On two consecutive Saturdays, March 28 and April 4, AABANY, together with the Asian and Asian American alumni associations of Harvard Business School, Yale, Binghamton and Cornell, organized special group tours of Chinese American Exclusion/Inclusion at the New-York Historical Society.
The exhibit first opened last fall, at the end of September, and will be at the Historical Society for less than two more weeks, closing on April 19. Working in conjunction with the Asian and Asian American alumni associations of the various universities, AABANY was able to bring more than 160 people over the two Saturdays to see this wonderful and worthwhile exhibit.
AABANY was greatly assisted by guides who shared their wealth of knowledge and insight with the attendees. We thank the following people for serving as guides for our groups: Rocky Chin, a founder of AABANY and an advocate for the APA community; Corky Lee, legendary photographer documenting the APA community for nearly four decades; Amy Chin, whose family history is told in the exhibit; and Amy Chu, the writer who helped to create the 12-panel graphic story version of Amy Chin’s family history.
From our guides, we learned how after the American colonies won their war of independence against England, the new nation’s treasury was depleted, and they turned to trade with China as a way to rebuild the nation’s wealth. The new nation also became a beacon for immigration when gold was discovered in California in the mid-19th century. Yet while the growing United States wanted the wealth of China, it turned out not to be as welcoming of the Chinese. A century after the end of the Revolutionary War, Congress passed the Chinese Exclusion Act, enacting the first law in American history that excluded an entire group of people based on their nationality, race and ethnicity. This exclusionary law remained in place until World War II, into the middle of the 20th century.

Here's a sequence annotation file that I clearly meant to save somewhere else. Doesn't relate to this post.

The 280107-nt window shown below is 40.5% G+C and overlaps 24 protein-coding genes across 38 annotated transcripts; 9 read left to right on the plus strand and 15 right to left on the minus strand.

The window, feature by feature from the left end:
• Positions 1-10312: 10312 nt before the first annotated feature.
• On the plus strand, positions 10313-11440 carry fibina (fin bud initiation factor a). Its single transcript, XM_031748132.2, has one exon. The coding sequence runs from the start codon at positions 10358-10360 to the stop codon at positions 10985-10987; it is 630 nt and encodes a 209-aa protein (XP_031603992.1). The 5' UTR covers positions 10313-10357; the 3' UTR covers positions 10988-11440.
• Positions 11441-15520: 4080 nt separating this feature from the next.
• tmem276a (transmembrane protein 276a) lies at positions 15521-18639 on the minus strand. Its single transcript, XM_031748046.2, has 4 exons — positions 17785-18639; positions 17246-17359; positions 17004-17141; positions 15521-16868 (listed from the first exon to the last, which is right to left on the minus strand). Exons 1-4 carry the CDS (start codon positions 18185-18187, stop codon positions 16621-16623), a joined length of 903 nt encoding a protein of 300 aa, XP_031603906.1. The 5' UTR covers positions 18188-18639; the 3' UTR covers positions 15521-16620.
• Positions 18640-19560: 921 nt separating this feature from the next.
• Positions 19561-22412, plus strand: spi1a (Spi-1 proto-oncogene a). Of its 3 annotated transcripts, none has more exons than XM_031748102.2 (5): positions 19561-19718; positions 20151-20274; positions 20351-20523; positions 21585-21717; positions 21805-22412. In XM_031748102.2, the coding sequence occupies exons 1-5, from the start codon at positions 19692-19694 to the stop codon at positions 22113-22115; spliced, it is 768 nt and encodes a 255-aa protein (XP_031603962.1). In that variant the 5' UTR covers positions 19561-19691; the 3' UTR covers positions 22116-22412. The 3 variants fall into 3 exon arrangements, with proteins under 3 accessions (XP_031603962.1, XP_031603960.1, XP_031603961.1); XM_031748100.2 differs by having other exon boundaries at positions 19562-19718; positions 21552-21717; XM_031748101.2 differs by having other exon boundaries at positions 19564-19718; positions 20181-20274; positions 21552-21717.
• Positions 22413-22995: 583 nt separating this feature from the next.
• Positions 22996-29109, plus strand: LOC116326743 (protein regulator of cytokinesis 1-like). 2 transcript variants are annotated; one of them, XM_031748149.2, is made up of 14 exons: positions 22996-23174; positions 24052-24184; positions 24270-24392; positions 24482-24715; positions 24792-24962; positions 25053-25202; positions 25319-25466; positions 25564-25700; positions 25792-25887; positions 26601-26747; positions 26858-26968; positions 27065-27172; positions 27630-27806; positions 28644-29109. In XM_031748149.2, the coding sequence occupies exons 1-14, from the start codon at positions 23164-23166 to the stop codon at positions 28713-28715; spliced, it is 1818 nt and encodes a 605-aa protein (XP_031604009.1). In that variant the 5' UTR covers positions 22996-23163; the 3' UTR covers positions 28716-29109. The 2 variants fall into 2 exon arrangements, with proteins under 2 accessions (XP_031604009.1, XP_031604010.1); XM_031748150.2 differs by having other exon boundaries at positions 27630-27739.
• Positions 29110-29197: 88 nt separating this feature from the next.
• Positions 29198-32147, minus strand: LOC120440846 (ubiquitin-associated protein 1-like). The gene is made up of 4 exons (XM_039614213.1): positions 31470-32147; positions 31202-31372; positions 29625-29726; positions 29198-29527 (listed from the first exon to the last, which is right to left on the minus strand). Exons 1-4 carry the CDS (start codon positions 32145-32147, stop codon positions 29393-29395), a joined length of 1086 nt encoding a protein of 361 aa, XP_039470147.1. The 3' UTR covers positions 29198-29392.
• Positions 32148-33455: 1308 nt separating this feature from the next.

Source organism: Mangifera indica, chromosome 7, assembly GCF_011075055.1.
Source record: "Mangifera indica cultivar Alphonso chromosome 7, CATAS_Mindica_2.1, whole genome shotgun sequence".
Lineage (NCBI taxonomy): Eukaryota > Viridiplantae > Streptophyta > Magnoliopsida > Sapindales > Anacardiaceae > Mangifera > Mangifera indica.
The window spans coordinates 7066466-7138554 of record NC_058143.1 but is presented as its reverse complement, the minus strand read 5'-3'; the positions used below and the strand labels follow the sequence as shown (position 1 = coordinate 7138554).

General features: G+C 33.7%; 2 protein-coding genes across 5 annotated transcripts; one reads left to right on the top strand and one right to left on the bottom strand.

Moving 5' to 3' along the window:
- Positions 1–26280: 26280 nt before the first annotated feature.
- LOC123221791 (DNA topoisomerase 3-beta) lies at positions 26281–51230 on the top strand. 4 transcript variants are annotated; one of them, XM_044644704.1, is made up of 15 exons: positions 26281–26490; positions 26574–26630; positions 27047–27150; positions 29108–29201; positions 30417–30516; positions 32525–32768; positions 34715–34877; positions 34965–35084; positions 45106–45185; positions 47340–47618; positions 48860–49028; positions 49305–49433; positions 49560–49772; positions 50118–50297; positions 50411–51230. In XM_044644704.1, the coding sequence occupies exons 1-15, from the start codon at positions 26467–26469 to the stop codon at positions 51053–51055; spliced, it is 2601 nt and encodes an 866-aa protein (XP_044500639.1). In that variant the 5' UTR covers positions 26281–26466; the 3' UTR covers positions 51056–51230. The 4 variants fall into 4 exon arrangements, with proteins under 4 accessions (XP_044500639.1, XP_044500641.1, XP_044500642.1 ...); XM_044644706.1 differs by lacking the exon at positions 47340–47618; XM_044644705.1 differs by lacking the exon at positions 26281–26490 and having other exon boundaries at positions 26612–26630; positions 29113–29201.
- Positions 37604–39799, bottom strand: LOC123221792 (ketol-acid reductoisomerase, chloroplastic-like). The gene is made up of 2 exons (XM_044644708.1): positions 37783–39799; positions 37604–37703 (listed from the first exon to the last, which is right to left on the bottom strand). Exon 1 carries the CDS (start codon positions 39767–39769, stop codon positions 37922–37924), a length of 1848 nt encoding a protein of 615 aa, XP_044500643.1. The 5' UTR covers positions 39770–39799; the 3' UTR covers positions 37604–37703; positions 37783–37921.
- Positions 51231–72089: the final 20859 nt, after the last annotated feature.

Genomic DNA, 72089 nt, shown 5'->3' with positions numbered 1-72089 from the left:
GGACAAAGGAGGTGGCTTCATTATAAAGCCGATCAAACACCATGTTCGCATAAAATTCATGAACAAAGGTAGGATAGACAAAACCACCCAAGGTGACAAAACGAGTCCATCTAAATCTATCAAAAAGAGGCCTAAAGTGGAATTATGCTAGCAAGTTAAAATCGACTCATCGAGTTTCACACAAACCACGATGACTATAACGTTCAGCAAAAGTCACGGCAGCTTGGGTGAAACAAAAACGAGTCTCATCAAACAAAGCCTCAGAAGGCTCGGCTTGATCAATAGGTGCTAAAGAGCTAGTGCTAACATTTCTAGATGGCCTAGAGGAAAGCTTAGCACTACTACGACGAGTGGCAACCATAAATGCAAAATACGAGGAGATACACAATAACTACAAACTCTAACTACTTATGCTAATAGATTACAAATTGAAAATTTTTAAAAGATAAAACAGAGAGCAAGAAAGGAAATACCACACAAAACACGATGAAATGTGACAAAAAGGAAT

We also learned that the Chinese who lived in the United States during the exclusionary period were required to carry ID cards. The only other people in America burdened with that requirement were convicted criminals. Among the prominent Chinese Americans that faced this burden was Anna May Wong, a pioneering Chinese American Hollywood actress. Her ID card photo is the image shown in the banner and poster outside the New-York Historical Society.
Amy Chin informed us that many of the bureaucratic practices followed to this day by American immigration authorities stemmed from the period of Chinese exclusion. Therefore, Amy tells us, if the immigration system today is seen as broken, the source of its failure can be traced to the regime that grew out of the decades of Chinese exclusion.
The injustices and civil rights violations inflicted by the Chinese exclusion regime led to cases such as Yick Wo and Wong Kim Ark that have formed the basis for American constitutional jurisprudence that empowered communities of color to fight against racist and discriminatory laws.
Thanks to everyone who attended on March 28 and April 4 to learn about this important but all-too-often ignored part of American history. Thanks also to Toni Kong, Karen Yau and Chris Kwok, for helping to organize and promote the event and also for greeting the many attendees that joined us. Karen is the co-chair of the Government Service and Public Interest Committee, and Toni and Chris are active members of that committee. To learn more about the committee, contact Karen at firstname.lastname@example.org.
(Photos by AABANY)